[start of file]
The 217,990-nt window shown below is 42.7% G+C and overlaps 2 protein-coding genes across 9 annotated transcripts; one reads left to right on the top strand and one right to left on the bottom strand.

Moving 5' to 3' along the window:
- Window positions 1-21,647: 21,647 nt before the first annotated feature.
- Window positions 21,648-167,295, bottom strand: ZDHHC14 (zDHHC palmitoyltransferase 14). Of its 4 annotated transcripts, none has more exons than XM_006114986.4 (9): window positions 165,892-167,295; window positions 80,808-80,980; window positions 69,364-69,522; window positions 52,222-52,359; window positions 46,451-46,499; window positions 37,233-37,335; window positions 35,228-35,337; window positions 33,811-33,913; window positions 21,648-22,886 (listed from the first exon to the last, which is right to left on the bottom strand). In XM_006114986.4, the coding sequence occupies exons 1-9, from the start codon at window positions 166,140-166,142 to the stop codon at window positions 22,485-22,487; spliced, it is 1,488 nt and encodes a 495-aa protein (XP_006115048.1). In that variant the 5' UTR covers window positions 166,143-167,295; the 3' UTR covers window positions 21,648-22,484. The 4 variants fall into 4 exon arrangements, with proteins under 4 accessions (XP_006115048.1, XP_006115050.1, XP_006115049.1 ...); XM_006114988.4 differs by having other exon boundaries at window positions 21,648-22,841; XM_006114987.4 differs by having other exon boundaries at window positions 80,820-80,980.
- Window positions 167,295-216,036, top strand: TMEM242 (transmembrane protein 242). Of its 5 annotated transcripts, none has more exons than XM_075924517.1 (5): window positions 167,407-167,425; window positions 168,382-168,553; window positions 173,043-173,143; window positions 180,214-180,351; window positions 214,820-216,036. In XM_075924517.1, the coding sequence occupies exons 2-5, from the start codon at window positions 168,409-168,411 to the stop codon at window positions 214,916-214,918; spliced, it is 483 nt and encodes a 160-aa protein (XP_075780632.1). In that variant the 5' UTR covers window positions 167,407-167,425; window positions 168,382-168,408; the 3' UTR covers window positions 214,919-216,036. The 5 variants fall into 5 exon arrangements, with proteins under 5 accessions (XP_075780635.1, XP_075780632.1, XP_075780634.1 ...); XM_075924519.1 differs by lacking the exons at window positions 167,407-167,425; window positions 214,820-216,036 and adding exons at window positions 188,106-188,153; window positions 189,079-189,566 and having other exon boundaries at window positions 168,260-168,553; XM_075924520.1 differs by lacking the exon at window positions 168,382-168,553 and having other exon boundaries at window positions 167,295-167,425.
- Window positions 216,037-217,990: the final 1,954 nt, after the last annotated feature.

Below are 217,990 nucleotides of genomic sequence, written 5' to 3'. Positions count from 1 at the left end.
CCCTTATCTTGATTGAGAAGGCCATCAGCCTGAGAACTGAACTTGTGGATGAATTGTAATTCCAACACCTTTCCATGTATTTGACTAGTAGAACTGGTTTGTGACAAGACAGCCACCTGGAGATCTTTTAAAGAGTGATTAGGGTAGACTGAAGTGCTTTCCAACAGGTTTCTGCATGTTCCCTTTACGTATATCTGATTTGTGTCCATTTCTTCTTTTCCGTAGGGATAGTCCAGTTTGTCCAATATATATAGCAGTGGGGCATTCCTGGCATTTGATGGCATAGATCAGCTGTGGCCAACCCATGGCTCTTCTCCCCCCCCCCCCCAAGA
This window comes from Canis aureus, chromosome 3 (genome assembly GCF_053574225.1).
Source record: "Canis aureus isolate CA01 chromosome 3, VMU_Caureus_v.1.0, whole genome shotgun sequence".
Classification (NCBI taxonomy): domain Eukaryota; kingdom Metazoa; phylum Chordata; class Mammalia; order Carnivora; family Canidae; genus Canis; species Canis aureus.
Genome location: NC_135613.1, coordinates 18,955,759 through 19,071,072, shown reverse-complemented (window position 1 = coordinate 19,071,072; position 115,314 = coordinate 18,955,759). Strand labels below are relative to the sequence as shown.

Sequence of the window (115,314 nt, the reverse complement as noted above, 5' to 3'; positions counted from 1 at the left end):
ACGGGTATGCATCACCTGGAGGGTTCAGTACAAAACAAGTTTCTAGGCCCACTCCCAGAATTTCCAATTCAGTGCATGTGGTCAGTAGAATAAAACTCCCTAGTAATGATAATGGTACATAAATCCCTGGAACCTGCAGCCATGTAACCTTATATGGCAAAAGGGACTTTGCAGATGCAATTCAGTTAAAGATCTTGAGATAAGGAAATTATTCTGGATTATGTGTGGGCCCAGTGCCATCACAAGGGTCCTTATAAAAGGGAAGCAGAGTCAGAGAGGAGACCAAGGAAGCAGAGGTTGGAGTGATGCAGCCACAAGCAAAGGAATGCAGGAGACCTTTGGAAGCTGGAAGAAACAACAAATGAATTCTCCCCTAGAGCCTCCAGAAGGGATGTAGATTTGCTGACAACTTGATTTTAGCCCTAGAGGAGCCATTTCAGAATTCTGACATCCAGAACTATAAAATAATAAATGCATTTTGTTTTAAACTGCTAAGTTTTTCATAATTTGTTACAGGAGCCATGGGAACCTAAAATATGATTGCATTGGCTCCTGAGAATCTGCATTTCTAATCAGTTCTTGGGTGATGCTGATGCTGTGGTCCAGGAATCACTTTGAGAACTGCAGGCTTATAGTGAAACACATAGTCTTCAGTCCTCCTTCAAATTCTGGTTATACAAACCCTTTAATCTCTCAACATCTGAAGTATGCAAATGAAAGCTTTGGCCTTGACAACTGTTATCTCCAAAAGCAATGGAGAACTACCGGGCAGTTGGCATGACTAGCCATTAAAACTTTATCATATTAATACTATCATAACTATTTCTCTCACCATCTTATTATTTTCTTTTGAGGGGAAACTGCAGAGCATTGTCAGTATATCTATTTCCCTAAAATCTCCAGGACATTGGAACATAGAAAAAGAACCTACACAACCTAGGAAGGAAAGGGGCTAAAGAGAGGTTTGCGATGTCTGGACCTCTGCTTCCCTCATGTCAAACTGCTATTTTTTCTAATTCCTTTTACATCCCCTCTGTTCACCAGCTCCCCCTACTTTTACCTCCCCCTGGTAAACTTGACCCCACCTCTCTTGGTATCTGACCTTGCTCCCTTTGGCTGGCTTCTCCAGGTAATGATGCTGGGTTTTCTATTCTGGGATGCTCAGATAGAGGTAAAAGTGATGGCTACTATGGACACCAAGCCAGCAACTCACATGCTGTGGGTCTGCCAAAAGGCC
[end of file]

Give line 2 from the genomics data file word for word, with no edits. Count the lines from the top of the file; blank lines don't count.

Moving 5' to 3' along the window: